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Publication numberUS7372052 B2
Publication typeGrant
Application numberUS 11/242,469
Publication dateMay 13, 2008
Filing dateOct 3, 2005
Priority dateJun 28, 2001
Fee statusPaid
Also published asUS20060071176
Publication number11242469, 242469, US 7372052 B2, US 7372052B2, US-B2-7372052, US7372052 B2, US7372052B2
InventorsWilliam R. Livesay, Scott M. Zimmerman
Original AssigneeC-Beam & Light, Inc.
Export CitationBiBTeX, EndNote, RefMan
External Links: USPTO, USPTO Assignment, Espacenet
Electron beam method and apparatus for reducing or patterning the birefringence of halogenated optical materials
US 7372052 B2
Abstract
A controlled electron beam and heat will decrease the birefringence of a halogenated optical material under tensile stress. The electron beam and heat irradiation will occur in a chamber under near vacuum conditions. After electron beam irradiation and heating, the crystalline structure of the halogenated optical material layer has been randomized and made amorphous. The electron beam irradiation and heating will lower the high index of refraction of the halogenated optical material under stress and raise the low index of refraction of the halogenated optical material under stress. The differences in index of refraction between the high index of refraction area of and the low index of refraction area decrease which decreases the birefringence of the halogenated optical material under stress.
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Claims(23)
1. An apparatus for decreasing the birefringence of at least one starting halogenated optical material comprising:
a chamber for providing an exposure atmosphere,
a support member located within said chamber for supporting at least one starting halogenated optical material under tensile stress;
a source having a cathode and an anode for providing a large area electron beam within the chamber, said large area electron beam irradiating said at least one starting halogenated optical material under tensile stress, and
control means to control the large area electron beam to decrease the birefringence of said at least one starting halogenated optical material under tensile stress.
2. The apparatus for decreasing the birefringence of at least one starting halogenated optical material of claim 1 further comprising:
heating means to raise the temperature of said at least one starting halogenated optical material under tensile stress during said large area electron beam irradiating said at least one starting halogenated optical material under tensile stress.
3. The apparatus for decreasing the birefringence of at least one starting halogenated optical material of claim 2 wherein said heating means is located within said chamber.
4. The apparatus for decreasing the birefringence of at least one starting halogenated optical material of claim 2 wherein said heating means can raise said temperature of said at least one starting halogenated optical material under tensile stress to between 10 degrees Celsius and 1000 degrees Celsius during said large area electron beam irradiating said at least one starting halogenated optical material under tensile stress.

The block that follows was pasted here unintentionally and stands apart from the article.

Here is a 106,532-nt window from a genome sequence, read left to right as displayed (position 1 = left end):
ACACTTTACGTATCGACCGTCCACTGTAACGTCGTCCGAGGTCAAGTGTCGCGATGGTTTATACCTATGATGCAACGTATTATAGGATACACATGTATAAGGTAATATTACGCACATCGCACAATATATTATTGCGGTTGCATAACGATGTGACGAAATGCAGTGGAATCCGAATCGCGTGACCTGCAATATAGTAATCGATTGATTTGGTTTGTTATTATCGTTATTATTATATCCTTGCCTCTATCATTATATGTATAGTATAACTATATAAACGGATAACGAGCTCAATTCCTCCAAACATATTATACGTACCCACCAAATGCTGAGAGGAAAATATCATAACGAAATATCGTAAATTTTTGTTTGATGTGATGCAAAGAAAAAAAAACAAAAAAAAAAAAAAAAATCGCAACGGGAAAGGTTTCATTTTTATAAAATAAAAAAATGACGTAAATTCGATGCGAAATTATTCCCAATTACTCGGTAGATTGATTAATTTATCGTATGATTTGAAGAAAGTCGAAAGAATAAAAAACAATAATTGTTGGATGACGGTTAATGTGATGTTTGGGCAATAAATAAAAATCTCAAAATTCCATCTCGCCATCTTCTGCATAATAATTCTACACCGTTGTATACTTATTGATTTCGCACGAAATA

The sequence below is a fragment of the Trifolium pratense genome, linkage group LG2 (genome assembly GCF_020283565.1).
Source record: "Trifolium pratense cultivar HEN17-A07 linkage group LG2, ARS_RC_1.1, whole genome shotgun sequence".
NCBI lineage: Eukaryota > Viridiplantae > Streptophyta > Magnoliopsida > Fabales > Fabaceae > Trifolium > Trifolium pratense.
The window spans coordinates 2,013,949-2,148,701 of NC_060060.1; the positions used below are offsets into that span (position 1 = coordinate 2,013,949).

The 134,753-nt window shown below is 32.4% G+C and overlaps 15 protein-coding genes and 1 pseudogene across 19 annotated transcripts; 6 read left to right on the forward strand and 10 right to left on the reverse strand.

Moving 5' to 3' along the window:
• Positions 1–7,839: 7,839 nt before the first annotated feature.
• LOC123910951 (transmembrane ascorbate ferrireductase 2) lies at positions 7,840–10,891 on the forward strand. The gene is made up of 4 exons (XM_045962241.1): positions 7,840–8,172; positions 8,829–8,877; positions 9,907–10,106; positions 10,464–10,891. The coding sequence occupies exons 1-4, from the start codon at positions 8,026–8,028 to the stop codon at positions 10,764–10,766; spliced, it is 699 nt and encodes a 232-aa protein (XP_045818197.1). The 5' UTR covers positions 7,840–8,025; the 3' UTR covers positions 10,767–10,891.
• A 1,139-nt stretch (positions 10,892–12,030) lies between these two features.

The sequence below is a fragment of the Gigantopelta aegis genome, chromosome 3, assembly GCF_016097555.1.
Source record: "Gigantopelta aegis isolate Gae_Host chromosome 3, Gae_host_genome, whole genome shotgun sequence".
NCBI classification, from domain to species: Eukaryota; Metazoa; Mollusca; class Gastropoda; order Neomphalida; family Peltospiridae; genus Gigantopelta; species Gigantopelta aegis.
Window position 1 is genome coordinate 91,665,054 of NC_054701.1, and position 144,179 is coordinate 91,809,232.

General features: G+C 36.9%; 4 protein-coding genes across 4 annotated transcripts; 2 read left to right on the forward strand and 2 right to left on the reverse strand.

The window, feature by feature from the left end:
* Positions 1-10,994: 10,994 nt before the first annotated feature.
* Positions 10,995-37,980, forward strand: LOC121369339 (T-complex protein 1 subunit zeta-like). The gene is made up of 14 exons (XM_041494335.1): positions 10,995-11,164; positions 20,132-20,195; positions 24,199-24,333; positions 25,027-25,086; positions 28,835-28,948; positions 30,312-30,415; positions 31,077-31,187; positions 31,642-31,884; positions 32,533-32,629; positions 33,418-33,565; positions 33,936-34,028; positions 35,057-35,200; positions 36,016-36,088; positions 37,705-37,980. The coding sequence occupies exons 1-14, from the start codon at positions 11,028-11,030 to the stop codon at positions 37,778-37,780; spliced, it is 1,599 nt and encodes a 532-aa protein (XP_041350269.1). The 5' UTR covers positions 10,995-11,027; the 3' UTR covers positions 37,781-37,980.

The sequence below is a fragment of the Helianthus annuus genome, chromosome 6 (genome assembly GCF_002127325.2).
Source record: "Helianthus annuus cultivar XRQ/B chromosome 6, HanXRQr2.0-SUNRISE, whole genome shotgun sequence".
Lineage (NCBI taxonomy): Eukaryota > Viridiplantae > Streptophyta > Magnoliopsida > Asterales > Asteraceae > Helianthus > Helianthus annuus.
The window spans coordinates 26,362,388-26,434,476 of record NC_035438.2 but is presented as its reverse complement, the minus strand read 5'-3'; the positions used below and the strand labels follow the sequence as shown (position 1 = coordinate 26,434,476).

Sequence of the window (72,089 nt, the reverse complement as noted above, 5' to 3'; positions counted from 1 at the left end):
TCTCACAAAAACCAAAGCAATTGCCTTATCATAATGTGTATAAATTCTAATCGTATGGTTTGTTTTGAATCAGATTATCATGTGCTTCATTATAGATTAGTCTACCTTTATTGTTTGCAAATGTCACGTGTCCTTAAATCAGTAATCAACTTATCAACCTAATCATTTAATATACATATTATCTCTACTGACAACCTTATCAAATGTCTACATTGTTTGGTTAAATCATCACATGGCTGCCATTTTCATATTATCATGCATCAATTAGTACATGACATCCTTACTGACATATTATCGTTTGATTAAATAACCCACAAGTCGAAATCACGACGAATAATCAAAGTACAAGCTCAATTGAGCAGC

5. The apparatus for decreasing the birefringence of at least one starting halogenated optical material of claim 1 further comprising:
an aperture mask for limiting said large area electron beam irradiating said at least one starting halogenated optical material under tensile stress to a selected area on said at least one starting optical material under tensile stress.
6. The apparatus for decreasing the birefringence of at least one starting halogenated optical material of claim 5 wherein said aperture mask forms a pattern to the birefringence in said starting halogenated optical material under tensile stress.
7. The apparatus for decreasing the birefringence of at least one starting halogenated optical material of claim 1 further comprising:
an embossing structure for limiting said large area electron beam irradiating said at least one starting halogenated optical material under tensile stress to a selected area on said at least one starting optical material under tensile stress.
8. The apparatus for decreasing the birefringence of at least one starting halogenated optical material of claim 7 wherein said embossing structure forms a pattern to the birefringence in said starting halogenated optical material under tensile stress.
9. The apparatus for decreasing the birefringence of at least one starting halogenated optical material of claim 1 wherein the atmosphere in said chamber is between 1 milliTorr and 760 milliTorr.
10. The apparatus for decreasing the birefringence of at least one starting halogenated optical material of claim 1 wherein said at least one starting halogenated optical material is a mixture of at least two different halogenated optical materials.
11. The apparatus for decreasing the birefringence of at least one starting halogenated optical material of claim 1 further comprising:
said large area electron beam irradiating a first sub-layer of said at least one starting halogenated optical material under tensile stress, and
control means to control the large area electron beam to decrease the birefringence of said first sub-layer of said at least one starting halogenated optical material under tensile stress with the remaining second sub-layer of said at least one starting halogenated optical material retaining its original birefringence.